Family members of the New Zealand soldier known as the Lion of Crete have made a pilgrimage to Greece to commemorate the 75th anniversary of the Battle of Crete.
Dudley Churchill Perkins, from Christchurch, became a gunner after enlisting in the army in 1939.
He was sent to Crete in 1941 and was a German prisoner of war before escaping and leaving the country.
But he returned to Crete and helped organise the local resistance. He died on the Greek Island in 1944.
He became somewhat of a local legend and was nicknamed the Lion of Crete.
Now, 75 years after the Battle of Crete, eight members of his family have returned to the Mediterranean Island to remember him.
His nephew Andrew Perkins said it had been an amazing trip so far.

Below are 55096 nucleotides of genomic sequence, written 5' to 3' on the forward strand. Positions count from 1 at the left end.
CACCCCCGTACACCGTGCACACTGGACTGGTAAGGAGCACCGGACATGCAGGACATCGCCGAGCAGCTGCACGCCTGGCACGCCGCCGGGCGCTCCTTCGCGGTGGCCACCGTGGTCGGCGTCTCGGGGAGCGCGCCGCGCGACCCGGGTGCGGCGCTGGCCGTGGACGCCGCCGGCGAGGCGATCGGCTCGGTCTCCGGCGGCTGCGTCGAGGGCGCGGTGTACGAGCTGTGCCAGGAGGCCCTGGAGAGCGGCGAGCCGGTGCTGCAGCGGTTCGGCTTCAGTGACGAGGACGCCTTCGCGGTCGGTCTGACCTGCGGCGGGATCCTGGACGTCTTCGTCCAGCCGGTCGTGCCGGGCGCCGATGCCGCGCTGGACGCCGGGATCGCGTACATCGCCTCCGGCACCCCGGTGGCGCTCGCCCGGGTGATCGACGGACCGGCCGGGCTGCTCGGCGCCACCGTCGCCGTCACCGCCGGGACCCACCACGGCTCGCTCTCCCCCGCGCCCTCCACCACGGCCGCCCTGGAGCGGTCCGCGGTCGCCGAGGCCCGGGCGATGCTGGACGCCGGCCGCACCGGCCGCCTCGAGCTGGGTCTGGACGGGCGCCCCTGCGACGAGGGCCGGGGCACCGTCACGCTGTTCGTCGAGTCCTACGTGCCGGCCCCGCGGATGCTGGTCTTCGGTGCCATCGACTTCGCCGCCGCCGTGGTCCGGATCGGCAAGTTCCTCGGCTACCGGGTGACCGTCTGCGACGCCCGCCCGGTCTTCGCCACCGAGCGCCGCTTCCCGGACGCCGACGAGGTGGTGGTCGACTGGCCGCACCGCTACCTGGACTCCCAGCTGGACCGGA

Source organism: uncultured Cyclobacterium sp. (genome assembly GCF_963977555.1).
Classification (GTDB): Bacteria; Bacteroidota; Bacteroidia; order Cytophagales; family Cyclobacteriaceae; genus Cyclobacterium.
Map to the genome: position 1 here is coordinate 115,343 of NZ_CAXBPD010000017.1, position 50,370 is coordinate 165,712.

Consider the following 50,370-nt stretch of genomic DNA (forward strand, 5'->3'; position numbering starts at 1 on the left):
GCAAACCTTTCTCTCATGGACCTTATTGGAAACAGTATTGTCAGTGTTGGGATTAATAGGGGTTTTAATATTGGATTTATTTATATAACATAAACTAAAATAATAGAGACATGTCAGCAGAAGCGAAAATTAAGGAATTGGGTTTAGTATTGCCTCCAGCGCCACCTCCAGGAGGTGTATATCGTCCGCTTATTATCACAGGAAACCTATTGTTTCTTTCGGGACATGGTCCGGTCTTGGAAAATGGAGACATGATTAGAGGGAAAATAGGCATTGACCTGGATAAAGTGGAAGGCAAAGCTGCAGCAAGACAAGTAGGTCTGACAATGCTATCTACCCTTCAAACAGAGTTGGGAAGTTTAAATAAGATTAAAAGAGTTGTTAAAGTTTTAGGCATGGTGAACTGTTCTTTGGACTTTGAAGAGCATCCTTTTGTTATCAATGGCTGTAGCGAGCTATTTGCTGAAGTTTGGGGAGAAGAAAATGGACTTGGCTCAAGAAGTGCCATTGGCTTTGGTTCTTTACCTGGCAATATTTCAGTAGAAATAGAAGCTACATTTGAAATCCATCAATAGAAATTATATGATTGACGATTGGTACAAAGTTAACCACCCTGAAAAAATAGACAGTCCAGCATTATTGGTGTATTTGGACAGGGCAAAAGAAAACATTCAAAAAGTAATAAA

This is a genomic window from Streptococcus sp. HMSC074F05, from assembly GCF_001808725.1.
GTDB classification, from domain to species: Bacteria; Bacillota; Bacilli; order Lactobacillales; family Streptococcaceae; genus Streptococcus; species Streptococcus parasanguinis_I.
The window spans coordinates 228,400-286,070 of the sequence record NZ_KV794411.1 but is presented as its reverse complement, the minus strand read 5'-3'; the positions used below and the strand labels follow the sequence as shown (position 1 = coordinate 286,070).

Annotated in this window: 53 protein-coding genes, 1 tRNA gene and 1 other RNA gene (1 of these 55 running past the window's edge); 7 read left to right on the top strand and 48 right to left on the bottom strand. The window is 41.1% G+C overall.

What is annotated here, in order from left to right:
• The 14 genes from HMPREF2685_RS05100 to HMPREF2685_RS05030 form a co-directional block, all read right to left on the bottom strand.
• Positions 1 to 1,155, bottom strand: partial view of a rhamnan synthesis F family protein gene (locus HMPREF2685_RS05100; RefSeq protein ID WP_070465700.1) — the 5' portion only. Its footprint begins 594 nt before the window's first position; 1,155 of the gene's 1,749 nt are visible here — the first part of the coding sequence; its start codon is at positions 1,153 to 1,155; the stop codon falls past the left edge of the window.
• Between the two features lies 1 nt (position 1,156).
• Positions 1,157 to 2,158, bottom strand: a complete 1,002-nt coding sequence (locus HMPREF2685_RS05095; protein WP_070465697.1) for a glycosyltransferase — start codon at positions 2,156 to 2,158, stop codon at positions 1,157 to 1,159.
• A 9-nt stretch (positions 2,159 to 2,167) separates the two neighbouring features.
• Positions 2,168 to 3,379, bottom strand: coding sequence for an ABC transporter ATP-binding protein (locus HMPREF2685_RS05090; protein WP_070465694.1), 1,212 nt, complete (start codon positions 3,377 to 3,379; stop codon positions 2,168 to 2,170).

"Being in Crete is quite astonishing. The locals here seem very very fond of the New Zealanders... they fell in love with the Kiwi soldiers who had come a long way to fight a battle in a foreign country and the Cretans really respected that."
Mr Perkin's father, who is 90, wasn't able to travel this time, but has told the family about Dudley's exploits.
Through social media they managed to meet the family of a local man, Andreas Vandoulas, who was killed with his uncle.
"Dad through letter writing and so on had not achieved a contact with this family before, through Facebook we managed to create a link, so we had a sit down dinner and it seemed like half the village turned up."
Mr Perkin's said the Cretan hospitality had been amazing.
"We're here to represent our Dad and fly the flag for Dudley but it's just one story out of a thousand stories of heroes."
Of the nearly 8000 New Zealanders who served on Crete - 671 died and more than 2000 were taken prisoner in the battle.